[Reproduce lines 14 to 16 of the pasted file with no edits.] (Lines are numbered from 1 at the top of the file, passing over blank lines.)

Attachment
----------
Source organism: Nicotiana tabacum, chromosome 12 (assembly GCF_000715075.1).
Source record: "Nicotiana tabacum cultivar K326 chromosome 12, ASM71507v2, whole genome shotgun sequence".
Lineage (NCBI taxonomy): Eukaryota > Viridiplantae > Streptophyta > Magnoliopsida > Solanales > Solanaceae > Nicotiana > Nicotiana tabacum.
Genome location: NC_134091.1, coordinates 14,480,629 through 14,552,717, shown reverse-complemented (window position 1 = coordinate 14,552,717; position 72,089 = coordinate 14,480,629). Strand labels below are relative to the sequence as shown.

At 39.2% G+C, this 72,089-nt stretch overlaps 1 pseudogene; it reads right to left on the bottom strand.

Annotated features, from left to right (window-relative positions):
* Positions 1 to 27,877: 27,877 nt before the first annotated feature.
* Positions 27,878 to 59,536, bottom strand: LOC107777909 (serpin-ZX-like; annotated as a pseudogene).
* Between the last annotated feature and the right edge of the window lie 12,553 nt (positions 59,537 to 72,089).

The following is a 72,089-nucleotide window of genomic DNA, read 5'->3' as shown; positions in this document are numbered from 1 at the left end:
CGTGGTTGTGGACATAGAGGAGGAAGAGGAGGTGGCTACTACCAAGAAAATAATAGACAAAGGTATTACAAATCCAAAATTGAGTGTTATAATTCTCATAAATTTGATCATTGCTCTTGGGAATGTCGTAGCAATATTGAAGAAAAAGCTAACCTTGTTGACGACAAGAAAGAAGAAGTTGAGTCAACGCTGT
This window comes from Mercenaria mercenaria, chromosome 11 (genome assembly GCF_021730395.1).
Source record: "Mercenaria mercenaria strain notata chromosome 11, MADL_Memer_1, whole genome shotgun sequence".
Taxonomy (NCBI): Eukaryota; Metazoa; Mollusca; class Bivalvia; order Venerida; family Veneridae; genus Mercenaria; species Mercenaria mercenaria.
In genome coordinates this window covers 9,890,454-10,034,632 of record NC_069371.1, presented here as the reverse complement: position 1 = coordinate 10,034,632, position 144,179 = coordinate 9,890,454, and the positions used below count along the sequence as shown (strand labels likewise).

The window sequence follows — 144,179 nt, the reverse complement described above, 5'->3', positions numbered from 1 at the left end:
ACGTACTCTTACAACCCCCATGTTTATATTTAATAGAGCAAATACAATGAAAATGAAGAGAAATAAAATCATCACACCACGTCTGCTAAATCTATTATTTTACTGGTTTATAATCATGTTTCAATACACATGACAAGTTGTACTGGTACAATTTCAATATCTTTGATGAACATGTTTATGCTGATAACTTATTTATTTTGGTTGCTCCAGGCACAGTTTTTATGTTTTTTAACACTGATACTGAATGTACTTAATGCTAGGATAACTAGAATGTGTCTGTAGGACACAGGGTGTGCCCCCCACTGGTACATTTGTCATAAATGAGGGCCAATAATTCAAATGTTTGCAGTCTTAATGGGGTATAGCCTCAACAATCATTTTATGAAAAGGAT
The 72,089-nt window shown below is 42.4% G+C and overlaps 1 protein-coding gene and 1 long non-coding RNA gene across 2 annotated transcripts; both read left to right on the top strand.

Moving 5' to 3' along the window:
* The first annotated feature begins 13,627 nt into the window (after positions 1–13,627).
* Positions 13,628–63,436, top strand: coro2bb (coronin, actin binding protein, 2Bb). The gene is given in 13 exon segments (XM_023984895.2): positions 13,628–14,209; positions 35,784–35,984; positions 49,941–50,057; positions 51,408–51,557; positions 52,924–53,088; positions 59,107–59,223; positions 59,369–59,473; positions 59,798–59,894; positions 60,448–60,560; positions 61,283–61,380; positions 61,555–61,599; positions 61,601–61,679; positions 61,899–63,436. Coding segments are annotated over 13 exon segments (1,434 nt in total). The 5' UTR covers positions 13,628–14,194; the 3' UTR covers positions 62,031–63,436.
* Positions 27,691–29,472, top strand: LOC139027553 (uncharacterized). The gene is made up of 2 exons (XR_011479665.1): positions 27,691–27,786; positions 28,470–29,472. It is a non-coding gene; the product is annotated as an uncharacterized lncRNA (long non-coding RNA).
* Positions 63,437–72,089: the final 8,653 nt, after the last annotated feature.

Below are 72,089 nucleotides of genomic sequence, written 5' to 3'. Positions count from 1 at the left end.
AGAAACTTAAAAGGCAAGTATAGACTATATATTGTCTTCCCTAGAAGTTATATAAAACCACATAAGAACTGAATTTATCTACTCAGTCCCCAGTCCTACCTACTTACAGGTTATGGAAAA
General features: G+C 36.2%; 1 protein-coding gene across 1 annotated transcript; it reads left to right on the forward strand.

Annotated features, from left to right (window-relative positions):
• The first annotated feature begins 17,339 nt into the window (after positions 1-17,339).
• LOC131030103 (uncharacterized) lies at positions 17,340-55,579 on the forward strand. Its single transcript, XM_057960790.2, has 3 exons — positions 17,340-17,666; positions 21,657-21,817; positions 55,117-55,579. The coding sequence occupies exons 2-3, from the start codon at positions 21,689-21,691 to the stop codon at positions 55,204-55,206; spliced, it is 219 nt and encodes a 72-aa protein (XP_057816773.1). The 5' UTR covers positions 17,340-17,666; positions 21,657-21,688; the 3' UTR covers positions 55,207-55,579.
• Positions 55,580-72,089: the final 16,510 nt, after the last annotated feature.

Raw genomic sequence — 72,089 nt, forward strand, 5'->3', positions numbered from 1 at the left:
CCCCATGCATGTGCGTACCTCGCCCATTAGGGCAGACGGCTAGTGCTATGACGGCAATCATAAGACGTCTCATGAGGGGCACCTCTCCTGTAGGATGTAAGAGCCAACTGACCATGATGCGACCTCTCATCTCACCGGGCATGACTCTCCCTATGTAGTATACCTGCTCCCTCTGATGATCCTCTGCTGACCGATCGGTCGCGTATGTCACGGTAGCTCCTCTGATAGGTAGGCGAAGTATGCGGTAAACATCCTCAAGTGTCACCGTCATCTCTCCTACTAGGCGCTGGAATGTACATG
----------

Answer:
Taxonomy (NCBI): Eukaryota; Metazoa; Mollusca; class Bivalvia; order Venerida; family Veneridae; genus Mercenaria; species Mercenaria mercenaria.
In genome coordinates this window covers 9,890,454-10,034,632 of record NC_069371.1, presented here as the reverse complement: position 1 = coordinate 10,034,632, position 144,179 = coordinate 9,890,454, and the positions used below count along the sequence as shown (strand labels likewise).

The window sequence follows — 144,179 nt, the reverse complement described above, 5'->3', positions numbered from 1 at the left end: